Hall County officials said they want assurances and reimbursement if the state turns the proposed Glades Reservoir into a regional water supply project.
The county has sunk about $16 million into the project, acquiring land in North Hall and working through a years-long application process with the U.S. Army Corps of Engineers.
“Our intention is for it to be used as water for Hall County,” Commissioner Scott Gibbs said. “If (the state) can work a way to include that into their plan, I think that’s a great idea.”
However, recent population projections, which show slower growth over the next several decades than previously thought, have called the water supply needs of Hall County into question.
And with ongoing disputes over water access between Georgia, Florida and Alabama, Peach State officials seem to have found additional uses for Glades.
Those uses include supplementing flow of the Chattahoochee River downstream of Lake Lanier, which could help meet the demands from neighboring states.
“Now the state is going to be shifting this to more of a regional water supply (project) so that they can still find a project need,” said Jason Ulseth, the lead river protection advocate and spokesman for the Chattahoochee Riverkeeeper.
Speculation that the state was moving in this direction has been rampant for weeks.
State Rep. Carl Rogers, R-Gainesville, said last month he wouldn’t be surprised to see this turn of events.
County officials said they have received no formal communication of the state’s proposed uses for Glades beyond securing local water supply needs.
But officials acknowledged it was an inauspicious sign Hall had not yet received any funding from the governor’s water supply program for Glades, despite being eligible for tens of millions of dollars in support.
Meanwhile, money has been disbursed to similar reservoir projects elsewhere in the state.
There is also speculation that the proposed 850-acre reservoir could be expanded.
But if the state takes over Glades, county officials said they are committed to receiving “a return on our investment.”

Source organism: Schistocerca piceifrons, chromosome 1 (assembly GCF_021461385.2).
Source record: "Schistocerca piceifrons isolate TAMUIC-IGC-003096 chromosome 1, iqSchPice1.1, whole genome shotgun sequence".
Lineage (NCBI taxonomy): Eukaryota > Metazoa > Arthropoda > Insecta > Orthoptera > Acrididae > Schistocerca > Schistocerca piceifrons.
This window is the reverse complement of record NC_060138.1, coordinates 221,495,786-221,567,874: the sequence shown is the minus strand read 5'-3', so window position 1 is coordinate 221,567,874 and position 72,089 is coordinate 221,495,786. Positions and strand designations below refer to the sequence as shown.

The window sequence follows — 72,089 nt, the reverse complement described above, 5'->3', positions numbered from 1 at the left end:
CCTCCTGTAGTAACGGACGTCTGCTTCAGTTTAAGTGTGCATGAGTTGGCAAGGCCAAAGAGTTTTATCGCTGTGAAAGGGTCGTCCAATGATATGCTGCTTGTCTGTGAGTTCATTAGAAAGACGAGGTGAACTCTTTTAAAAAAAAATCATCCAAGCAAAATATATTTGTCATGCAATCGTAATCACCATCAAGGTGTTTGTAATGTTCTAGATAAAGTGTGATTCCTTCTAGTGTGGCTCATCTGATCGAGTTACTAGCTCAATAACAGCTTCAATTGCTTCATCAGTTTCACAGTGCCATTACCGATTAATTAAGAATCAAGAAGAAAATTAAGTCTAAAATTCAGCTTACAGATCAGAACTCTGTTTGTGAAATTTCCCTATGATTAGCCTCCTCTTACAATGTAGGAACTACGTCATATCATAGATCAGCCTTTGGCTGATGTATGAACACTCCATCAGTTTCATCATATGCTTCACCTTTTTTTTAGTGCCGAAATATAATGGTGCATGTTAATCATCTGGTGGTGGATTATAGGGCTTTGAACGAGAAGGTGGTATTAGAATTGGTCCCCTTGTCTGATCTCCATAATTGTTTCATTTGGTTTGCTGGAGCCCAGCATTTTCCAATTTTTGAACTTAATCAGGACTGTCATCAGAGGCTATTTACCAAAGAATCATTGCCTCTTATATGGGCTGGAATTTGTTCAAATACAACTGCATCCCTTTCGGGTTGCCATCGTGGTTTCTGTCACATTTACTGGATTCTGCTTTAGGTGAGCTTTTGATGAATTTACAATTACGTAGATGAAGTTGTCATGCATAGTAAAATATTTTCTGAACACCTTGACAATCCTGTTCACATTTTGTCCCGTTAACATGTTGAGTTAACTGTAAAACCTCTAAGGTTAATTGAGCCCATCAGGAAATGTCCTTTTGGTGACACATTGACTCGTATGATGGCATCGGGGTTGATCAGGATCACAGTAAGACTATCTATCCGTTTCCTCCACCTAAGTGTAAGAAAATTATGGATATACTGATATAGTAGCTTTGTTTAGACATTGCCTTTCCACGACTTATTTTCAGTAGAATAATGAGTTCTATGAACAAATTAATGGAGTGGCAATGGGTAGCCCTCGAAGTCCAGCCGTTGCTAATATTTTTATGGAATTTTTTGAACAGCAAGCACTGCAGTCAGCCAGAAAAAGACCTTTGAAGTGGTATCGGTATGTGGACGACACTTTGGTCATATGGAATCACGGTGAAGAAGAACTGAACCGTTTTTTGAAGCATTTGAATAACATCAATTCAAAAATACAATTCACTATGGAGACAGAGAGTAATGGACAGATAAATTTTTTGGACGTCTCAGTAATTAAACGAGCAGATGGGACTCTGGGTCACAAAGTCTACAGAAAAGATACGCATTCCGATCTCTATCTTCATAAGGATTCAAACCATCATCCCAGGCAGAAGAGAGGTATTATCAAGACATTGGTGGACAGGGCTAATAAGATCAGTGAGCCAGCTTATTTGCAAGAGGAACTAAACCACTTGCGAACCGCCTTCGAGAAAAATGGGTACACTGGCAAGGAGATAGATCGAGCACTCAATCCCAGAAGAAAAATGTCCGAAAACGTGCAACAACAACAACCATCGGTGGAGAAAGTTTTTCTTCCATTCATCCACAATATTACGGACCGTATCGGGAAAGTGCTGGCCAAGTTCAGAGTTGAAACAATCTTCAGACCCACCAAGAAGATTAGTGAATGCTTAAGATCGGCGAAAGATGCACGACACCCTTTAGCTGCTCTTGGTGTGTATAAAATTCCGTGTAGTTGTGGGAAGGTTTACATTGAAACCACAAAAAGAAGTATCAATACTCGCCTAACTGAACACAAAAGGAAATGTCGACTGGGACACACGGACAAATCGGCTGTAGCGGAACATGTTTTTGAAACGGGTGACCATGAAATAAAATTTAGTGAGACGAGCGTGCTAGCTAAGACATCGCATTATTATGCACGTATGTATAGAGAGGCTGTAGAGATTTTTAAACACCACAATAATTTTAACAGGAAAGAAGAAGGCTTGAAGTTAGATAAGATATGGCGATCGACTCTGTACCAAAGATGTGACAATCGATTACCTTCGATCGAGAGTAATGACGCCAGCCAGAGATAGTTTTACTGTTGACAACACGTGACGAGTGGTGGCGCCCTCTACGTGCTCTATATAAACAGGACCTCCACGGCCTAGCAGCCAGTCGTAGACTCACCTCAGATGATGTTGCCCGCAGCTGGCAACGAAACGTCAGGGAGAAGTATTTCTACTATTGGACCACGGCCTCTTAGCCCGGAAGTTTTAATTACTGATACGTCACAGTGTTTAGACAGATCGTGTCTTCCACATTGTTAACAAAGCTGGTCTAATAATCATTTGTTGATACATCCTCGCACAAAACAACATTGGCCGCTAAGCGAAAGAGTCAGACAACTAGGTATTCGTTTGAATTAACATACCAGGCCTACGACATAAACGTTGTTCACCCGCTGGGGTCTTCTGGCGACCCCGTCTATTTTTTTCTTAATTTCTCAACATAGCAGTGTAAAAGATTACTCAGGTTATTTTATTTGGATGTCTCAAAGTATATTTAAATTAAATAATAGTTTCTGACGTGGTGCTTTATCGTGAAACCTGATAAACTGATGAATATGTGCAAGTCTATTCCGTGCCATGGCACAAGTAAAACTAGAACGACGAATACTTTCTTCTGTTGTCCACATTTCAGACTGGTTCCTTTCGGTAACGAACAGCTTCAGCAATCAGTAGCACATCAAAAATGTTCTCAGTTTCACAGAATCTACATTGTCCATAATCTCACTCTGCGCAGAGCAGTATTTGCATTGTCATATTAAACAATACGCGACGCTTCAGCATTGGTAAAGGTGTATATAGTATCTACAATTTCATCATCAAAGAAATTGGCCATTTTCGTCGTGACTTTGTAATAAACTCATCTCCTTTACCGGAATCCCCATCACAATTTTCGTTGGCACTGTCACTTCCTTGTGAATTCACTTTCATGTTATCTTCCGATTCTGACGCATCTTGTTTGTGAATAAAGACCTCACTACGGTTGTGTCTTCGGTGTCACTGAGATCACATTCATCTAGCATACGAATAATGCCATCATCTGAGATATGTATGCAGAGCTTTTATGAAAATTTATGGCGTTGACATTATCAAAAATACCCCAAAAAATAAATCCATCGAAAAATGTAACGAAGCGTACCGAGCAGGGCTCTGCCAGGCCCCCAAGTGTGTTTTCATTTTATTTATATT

“If they are going to use this as a flow augmentation lake, then it still doesn’t guarantee Hall County citizens water in 2050,” Commissioner Jeff Stowe said.
But Stowe also said if water allocations and financial reimbursement are made, it makes sense for the state to assume control of Glades.
“I’d much rather it be a state project if Hall County is reimbursed ... and we get our water needs met,” he said.
Ulseth, however, said the state’s new plans put the county in a bind.
“Now that the projected (water supply) need has gone down, Hall County can meet its current demands with current supplies from Lake Lanier,” he said. “So they’re in a tough position to still state that they still need this reservoir for water supply.”
Environmentalists have long criticized Glades as nothing more than an amenity lake for future residential and commercial development.
Reports that state officials want to use Glades to supplement downstream flow came as the corps held a public forum Tuesday in Gainesville on the release of a draft environmental impact statement.
The reservoir’s ultimate fate will be determined when the corps makes a permitting decision in October or November 2016.
Murrayville resident Doug Aiken said he would support the state taking over the Glades project if it meant local taxpayers were let off the hook.
“I think it would be the way to go,” he said. “This is really being built for downstream.”